If you have any computer equipment in your shop, home or office — and nowadays, who doesn’t — odds are good that it was made by a company with its roots, or at least a major presence, in Silicon Valley.
The 50 year-old nickname “Silicon Valley,” used for communities around the San Francisco Bay area, comes from the numerous computer and software manufacturers based there. Starting with Stanford University students Bill Hewlett and David Packard in 1938, the region quickly gained a reputation as a hub for technology development. From transistor manufacturers in the 1950s to the makers of computer chips and software developers in later decades, the area is home to some of the best-known computer and internet companies in the world, including Apple, Google, Intel and Cisco.
When it comes to designing and installing clean rooms for their manufacturing operations, many of those top technology companies have called on the expertise of SMACNA member Therma, a full-service mechanical contractor based in San Jose, Calif.
Therma has been working with the region’s computer manufacturers since before the nickname Silicon Valley was in common use.
Clark Lowe, a principal engineer with Therma, has been involved in duct fabrication for several clean room projects for computer industry clients.
“Most of the big clean rooms we do are all silicon chip (manufacturing),” Lowe said. “Either R&D for the people making the machines or (a company) that’s making the hard drives and flash drives that you use in your computer.”
Ensuring that the spaces where these devices are put together are free of dust, dirt and any contamination is critically important, Clark said. Employees typically wear special suits, boots and gloves to ensure that they don’t bring anything into the sterile spaces where they work.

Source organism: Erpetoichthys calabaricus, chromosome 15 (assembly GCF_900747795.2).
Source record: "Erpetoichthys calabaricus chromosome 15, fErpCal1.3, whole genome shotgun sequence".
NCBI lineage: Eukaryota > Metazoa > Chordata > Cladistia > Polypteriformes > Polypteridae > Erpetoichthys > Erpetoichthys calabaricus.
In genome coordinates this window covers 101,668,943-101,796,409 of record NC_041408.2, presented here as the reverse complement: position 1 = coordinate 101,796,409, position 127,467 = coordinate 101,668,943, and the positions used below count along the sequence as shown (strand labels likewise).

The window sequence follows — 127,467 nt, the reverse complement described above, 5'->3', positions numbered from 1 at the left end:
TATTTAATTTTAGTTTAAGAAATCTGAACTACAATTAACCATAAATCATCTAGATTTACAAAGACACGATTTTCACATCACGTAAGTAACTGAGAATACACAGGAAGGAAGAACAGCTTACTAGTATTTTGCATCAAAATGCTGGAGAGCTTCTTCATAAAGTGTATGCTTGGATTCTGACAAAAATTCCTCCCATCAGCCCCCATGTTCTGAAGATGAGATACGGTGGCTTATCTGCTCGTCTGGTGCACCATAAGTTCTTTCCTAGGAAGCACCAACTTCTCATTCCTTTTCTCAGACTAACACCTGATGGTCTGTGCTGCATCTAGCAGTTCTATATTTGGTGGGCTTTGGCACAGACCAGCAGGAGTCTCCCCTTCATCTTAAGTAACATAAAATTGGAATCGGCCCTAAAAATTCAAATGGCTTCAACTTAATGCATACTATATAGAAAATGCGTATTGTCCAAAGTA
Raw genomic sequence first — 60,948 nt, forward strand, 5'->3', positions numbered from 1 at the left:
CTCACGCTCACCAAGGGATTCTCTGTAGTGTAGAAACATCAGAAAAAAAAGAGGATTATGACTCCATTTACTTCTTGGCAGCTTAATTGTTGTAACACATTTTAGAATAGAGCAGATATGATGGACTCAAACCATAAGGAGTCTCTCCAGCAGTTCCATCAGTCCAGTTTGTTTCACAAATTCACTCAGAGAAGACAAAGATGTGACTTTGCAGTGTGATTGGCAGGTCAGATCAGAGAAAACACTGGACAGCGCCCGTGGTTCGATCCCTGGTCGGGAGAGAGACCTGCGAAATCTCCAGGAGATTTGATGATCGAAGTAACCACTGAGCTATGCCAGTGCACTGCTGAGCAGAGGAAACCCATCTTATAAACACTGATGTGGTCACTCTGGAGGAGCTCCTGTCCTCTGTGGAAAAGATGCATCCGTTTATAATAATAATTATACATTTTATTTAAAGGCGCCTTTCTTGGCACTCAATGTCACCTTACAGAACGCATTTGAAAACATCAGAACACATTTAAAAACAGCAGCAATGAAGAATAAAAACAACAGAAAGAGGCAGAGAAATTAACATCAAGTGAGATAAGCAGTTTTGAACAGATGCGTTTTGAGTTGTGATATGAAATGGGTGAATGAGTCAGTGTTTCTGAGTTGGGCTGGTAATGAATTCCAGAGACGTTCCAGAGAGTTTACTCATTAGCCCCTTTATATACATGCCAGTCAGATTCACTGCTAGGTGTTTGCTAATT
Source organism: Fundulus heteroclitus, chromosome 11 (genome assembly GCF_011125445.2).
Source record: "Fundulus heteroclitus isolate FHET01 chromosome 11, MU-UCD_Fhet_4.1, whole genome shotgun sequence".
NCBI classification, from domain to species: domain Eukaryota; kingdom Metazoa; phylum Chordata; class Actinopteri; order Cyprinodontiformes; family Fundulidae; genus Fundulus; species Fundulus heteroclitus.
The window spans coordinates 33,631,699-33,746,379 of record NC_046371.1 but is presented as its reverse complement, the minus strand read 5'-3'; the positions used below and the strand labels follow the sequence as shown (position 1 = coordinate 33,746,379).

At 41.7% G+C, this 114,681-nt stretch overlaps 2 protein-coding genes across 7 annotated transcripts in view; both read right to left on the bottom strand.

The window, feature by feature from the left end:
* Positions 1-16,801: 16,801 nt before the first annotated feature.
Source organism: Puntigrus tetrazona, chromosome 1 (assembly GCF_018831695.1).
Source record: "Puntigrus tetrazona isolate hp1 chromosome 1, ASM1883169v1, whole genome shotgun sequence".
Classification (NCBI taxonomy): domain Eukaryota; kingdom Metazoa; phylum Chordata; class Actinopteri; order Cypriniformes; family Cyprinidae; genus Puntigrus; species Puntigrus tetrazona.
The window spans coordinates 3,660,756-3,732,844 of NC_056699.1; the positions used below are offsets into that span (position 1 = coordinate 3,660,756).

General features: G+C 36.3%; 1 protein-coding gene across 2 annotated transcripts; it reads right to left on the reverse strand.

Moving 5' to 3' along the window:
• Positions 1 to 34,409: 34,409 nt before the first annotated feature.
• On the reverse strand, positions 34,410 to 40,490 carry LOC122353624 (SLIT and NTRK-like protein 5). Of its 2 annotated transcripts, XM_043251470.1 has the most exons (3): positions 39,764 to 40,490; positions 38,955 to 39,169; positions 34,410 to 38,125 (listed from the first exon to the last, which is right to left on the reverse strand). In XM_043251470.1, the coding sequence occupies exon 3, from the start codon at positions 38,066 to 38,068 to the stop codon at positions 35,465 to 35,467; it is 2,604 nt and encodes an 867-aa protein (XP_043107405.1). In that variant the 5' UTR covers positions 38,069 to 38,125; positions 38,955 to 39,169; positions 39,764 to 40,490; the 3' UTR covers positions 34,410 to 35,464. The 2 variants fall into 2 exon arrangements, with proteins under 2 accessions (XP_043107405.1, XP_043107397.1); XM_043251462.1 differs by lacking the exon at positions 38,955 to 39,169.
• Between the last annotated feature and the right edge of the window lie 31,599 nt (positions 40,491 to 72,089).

“A speck of dust or anything can really damage the chips,” he said. “They’re getting more specific about specific chemicals and particulates in the air in the clean rooms, because they’re getting the architecture of the chips so fine that the spacing between the different lines on the chips are nanometers apart. So anything can kind of bridge that and destroy that chip.”
To meet clients’ stringent requirements, Therma built a fabrication clean room for duct and piping that will be installed in customer facilities. Sheet metal workers in there wear special clothing to minimize the chances of contamination.
“You’ve got to produce it clean, because it’s hard to keep it clean after the fact,” Lowe said. “So when we make the duct we’ll clean it (and) seal the ends of our ductwork.”
And making sure those chemicals and particulates stay out once the duct is installed means that Lowe and the rest of the team at Therma have to design HVAC systems that can filter out particles far smaller than anyone could see with a naked eye.
“With clean rooms, one of the ways they make it ‘clean’ is they minimize how much outside air comes in and recirculate it all and purify it, because you can keep everything inside without off gassing certain particulates in the air,” he said.